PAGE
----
One of the big guns in the bullion coin world since its debut in 1989, the Philharmonic has been very successful for the Austrian Mint. Silver joined the gold range in 2008, and platinum was added to the line-up in 2016. However, despite competitors like the Royal Canadian Mint and the British Royal Mint having expanded their ranges past the core bullion designs into wider selection of smaller mintage offerings, the Austrian Mint has not followed them. Until now.
Launching today is the mints new Duke Leopold V one-ounce silver bullion coin. The first of a trio (the others will feature the city of Wiener Neustadt that was founded by Leopold V, and Robin Hood, a character created from events the Duke put in motion). Duke Leopold V of Austria is most remembered for his capture and ransom of King Richard the Lionheart in December 1192, after their participation in the Third Crusade. Richard was imprisoned in Durnstein Castle, of which you can see the current ruins in our featured image above.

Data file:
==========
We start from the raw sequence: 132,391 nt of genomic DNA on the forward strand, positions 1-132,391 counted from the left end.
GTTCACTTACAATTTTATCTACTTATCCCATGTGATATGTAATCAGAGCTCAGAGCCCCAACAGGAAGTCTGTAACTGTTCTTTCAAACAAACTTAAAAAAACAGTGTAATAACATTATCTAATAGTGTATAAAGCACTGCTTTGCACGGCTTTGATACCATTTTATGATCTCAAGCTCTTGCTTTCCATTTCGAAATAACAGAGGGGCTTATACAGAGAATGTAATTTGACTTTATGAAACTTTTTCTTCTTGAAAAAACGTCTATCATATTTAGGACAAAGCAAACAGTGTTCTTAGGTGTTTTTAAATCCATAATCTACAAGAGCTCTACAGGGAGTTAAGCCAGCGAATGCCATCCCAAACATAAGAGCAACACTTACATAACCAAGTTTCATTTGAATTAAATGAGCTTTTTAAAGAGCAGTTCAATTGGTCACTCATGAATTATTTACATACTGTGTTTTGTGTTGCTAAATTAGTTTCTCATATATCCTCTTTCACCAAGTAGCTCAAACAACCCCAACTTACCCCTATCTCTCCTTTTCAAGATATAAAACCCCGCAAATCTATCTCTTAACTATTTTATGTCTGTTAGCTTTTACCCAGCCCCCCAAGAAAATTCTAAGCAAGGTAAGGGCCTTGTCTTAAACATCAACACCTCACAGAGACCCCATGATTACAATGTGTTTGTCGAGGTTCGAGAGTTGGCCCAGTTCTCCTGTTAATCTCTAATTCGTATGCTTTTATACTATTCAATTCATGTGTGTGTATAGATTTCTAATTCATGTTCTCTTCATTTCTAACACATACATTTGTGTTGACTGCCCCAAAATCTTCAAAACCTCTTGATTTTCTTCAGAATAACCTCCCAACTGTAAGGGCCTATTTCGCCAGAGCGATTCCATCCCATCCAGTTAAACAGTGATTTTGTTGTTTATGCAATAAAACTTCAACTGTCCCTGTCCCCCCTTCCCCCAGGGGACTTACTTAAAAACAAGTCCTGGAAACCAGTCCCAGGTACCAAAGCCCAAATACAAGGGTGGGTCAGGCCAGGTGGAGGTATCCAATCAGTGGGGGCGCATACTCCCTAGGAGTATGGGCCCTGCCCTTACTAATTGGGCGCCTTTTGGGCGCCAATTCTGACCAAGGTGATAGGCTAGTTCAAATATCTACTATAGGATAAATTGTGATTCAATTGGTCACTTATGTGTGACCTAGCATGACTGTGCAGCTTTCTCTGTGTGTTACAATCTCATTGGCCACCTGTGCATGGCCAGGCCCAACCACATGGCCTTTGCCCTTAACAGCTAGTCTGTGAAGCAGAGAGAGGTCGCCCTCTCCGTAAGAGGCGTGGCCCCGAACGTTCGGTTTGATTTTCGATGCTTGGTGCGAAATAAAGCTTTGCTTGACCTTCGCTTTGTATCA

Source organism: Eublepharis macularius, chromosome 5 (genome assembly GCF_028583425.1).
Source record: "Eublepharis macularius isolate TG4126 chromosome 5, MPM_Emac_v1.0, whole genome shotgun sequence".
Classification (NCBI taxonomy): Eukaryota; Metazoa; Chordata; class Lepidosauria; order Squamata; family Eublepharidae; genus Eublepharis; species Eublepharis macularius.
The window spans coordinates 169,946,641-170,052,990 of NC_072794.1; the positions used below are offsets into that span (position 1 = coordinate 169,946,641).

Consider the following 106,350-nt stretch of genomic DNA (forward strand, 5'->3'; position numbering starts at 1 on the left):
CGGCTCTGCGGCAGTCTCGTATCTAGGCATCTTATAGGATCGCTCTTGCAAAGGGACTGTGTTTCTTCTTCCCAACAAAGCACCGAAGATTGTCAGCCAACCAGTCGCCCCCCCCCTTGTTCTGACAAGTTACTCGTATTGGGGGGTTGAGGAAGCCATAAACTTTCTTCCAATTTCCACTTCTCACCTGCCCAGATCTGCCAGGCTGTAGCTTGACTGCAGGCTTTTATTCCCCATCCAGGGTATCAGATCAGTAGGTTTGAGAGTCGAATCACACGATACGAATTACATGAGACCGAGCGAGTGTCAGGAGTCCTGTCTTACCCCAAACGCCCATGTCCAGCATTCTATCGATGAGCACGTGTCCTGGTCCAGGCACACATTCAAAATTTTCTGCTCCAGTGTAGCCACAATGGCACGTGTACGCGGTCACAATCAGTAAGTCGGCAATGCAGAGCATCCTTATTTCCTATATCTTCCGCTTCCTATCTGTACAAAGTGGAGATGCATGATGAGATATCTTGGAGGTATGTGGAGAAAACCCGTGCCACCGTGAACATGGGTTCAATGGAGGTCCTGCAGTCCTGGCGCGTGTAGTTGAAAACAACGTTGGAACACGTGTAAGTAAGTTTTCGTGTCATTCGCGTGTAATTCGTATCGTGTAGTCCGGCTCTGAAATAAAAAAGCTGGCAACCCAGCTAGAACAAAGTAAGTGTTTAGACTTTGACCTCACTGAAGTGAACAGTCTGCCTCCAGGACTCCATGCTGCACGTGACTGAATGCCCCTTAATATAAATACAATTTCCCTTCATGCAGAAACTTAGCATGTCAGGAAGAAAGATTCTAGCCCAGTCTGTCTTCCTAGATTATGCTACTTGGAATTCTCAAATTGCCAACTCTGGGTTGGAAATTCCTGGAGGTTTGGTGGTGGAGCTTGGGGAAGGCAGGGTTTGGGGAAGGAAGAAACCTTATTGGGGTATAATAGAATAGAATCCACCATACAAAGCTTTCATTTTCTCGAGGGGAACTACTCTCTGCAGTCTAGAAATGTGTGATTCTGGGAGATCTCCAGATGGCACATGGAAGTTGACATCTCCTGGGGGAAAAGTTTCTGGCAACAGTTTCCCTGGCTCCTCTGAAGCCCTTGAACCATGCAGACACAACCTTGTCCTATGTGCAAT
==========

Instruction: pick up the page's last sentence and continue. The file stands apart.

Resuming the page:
The ransom was a staggering 35,000 kilograms of silver. The money was used to build new city walls for Vienna, to found the towns of Wiener Neustadt and Friedberg in Styria, and most relevant here, to found the Vienna Mint. While highly unlikely, it’s pretty cool to think that some of that very silver might be in the mints new bullion coins. At 825 years old, the Vienna Mint is one of the world’s most aged, although the Royal Mint and the Monnaie de Paris are even older by some three centuries.
The coin is a major departure from the Philharmoniker and an instant favourite here. The image of Duke Leopold, holding his sword and in full Crusader armour, is quite excellent. Just a single date is inscribed on this reverse face, and the whole piece is packed to the rafters with detail everywhere – quite the thing for a bullion coin. The obverse holds all the descriptive text necessary for an official Austrian coin release, but at its centre is a beautiful, almost tapestry-style image of a knight on horseback – we’re going to assume its Leopold V again.
Available in the one-ounce 0.999 silver format only, it has a mintage limit of 100,000 pieces. Given that the equivalent Philharmonic has had a mintage of between 2 million and 18 million ounces per year, it’s comparatively a small number. Available in tubes of 20, or monster boxes of 500 (although single coins should be easy to get hold of), you should be able to pick these up on pre-order from today. An unexpected and highly welcome addition to the market, and from a Tier I mint.